Note: I was asked to do a topic discussion at NY Mobile Forum the past weekend at Facebook and I decided to do one on developer productivity hacks, the content of this article was used to ignite the conversation.
Since we started working on Vine for Android, we have used the following tools for development:
- Android Studio (Intellij before Android Studio 0.1.0 was released)
- Gradle build system
- Crashlytics and other third party plugins
- Jenkins for CI
In this post, we’ll talk about how we reduced our iteration time during Android development by adopting Buck along side of our current Gradle structure.
We like Gradle because it supports different configuration targets well, and it’s very easy to config and have everything merged for you. For example, currently we have to support multiple apks that are compiled from twenty different library modules that work on different platform versions, different remote targets, different app stores, and different test scenarios. Gradle scales well and makes all these configurations easy to build and test. It also works well with Maven and has native support within Android Studio. On top of that, we also have several custom build steps and plugins during different phases of the build process for some of our builds.
Since we first released Vine for Android, two things have happened: (a) the app has gotten much bigger as we add more assets and (b) build time has increased as more build steps are added.
Currently a clean build takes about four to five minutes, and a one-line change on the end of the dependency chain takes about one minute to build and install. That’s with “–parallel –daemon –offline” enabled. It takes even more time without that flag. Across our small (and growing) Android team, we spend a few hours of dev time every day on build and install.
We tried to figure out why it was so slow by using “–profile” on Gradle, and it turns out that for a one-line change, “dex” (the merge of all the pre-dex-ed modules into “.dex”) and “install” (sending the apk to a device via USB and install the app) takes about 90% of that minute. And if we can fix that, we should be good.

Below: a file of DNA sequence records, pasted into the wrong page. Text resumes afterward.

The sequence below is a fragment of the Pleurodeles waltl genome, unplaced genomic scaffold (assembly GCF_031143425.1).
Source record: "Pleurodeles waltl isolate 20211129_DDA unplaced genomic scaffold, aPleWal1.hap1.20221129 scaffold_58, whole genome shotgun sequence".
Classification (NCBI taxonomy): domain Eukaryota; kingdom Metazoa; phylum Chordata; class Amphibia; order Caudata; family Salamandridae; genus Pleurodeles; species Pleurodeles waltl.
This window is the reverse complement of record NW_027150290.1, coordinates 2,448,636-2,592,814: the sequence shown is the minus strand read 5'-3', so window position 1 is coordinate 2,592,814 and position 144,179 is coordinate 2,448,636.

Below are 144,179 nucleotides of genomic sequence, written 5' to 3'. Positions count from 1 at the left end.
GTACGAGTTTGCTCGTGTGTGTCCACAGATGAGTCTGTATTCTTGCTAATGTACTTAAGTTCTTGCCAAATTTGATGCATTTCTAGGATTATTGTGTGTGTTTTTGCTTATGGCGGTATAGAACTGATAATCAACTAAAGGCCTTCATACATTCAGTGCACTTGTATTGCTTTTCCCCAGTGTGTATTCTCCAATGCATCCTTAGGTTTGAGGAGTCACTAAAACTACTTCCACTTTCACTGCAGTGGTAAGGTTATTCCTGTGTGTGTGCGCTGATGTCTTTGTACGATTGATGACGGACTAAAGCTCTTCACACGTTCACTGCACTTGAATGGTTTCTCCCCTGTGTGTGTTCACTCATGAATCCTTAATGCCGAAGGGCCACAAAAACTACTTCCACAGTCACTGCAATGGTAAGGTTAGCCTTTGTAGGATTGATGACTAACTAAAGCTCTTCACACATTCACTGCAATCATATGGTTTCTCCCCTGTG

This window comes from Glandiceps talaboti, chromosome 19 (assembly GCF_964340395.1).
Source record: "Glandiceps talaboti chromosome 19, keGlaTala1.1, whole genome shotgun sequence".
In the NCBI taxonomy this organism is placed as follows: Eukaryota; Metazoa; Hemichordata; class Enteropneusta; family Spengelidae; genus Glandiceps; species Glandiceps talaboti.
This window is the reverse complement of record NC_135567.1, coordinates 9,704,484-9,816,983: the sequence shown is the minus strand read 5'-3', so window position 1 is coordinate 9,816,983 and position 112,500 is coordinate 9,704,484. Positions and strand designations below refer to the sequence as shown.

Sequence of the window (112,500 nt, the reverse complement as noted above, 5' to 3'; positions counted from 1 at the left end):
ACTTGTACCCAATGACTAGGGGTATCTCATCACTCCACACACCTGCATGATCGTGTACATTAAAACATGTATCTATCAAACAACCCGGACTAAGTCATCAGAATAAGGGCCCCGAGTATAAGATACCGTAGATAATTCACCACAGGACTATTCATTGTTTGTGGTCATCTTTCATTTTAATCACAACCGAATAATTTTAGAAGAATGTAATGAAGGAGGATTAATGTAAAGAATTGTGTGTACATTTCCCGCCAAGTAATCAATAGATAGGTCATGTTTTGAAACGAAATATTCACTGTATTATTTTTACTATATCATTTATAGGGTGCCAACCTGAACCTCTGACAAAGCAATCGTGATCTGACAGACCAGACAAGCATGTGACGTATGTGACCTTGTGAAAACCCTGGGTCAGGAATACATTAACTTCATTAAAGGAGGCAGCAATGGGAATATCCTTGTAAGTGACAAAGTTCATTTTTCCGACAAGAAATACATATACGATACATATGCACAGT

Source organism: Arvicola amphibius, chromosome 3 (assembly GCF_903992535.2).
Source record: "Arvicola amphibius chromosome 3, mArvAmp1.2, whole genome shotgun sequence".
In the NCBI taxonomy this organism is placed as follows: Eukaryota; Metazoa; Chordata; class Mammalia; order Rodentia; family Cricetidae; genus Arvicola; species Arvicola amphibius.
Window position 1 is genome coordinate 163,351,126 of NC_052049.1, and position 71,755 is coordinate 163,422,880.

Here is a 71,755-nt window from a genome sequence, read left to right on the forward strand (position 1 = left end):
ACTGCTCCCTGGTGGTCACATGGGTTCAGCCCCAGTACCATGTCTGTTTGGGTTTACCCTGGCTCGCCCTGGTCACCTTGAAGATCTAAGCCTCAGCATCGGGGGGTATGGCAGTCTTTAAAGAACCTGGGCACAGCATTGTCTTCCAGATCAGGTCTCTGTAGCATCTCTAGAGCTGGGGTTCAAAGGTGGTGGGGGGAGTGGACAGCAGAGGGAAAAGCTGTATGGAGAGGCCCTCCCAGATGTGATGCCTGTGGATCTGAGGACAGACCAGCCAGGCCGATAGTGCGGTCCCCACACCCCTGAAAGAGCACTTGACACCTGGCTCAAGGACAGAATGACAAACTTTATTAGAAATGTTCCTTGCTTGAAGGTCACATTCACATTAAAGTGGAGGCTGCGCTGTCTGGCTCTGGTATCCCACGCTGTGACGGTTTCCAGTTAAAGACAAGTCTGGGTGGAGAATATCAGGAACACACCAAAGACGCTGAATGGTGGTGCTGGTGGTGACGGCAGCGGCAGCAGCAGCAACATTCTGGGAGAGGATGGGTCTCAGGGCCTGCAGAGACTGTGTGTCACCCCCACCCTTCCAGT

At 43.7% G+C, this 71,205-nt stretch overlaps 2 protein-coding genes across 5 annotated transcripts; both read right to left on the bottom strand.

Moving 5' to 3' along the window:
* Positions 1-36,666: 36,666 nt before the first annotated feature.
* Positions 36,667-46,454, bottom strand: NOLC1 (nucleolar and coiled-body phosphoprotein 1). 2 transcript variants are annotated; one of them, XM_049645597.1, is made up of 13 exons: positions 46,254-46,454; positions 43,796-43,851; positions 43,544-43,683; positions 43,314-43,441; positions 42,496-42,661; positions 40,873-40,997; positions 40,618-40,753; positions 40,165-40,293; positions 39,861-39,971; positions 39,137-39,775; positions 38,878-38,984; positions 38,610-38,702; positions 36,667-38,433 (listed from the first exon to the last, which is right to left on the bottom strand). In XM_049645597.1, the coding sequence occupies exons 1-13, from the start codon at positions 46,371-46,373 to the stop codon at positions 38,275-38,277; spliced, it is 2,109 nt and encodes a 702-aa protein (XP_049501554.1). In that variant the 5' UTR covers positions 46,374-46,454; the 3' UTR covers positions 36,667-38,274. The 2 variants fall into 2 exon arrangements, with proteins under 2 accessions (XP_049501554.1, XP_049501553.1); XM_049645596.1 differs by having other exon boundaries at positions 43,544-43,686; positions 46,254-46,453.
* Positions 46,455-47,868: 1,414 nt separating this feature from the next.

Turns out, Facebook’s Buck build system has an “ExoPackage” mode that does the exact thing. Buck does many tricks, such as smart-compiling dependents only when the method signature has changed, which results in fewer files needing to be compiled and a faster dex that is O(nlogn) instead of O(n^2). The thing that makes it really fast, though, is the multi-dex trick: it will only “dex” the module that have changed (not merging all existing ones), and it transfers only that modified dex file (instead of the entire APK) to the device when you make a single line of change, which is what usually happens during development.
Knowing this, we wanted to move to Buck. It was intimidating because we depend on Gradle for many things, so we decided to make Buck live along Gradle and see how things go. With that approach, the task would not be as intimidating and could easily be broken down into a few steps:
- Grab all the remote jars and aars and make them local
- Change assumed final R values to be assigned during runtime
- Create a merged AndroidManifest.xml file for Buck
- Create Buck config for our debug config
The whole process took about three dev days, and the results are amazing. Our clean builds now take about 40 seconds, and our one-line changes take about three to ten seconds, depending on the module you’re changing.
Doing it this way we are able to use Buck for development of features, not break Gradle for Android Studio and still use Gradle for release builds to different stores or manufacturers. The con is, of course, every time we lose maven for dynamic dependency upgrades, and the changes for manifest files for Gradle modules need to get merged to the respected Buck config files. We opted to do it this way because we think that chances that we will be modifying our AndroidManifest now is rare, and we rarely update our dependencies.
The next step is to make the sync process between Gradle and Buck more automated. We are quite happy with the current flow, and we think you should consider doing same if you also have a slow Gradle configuration that is slowing down your iteration cycles.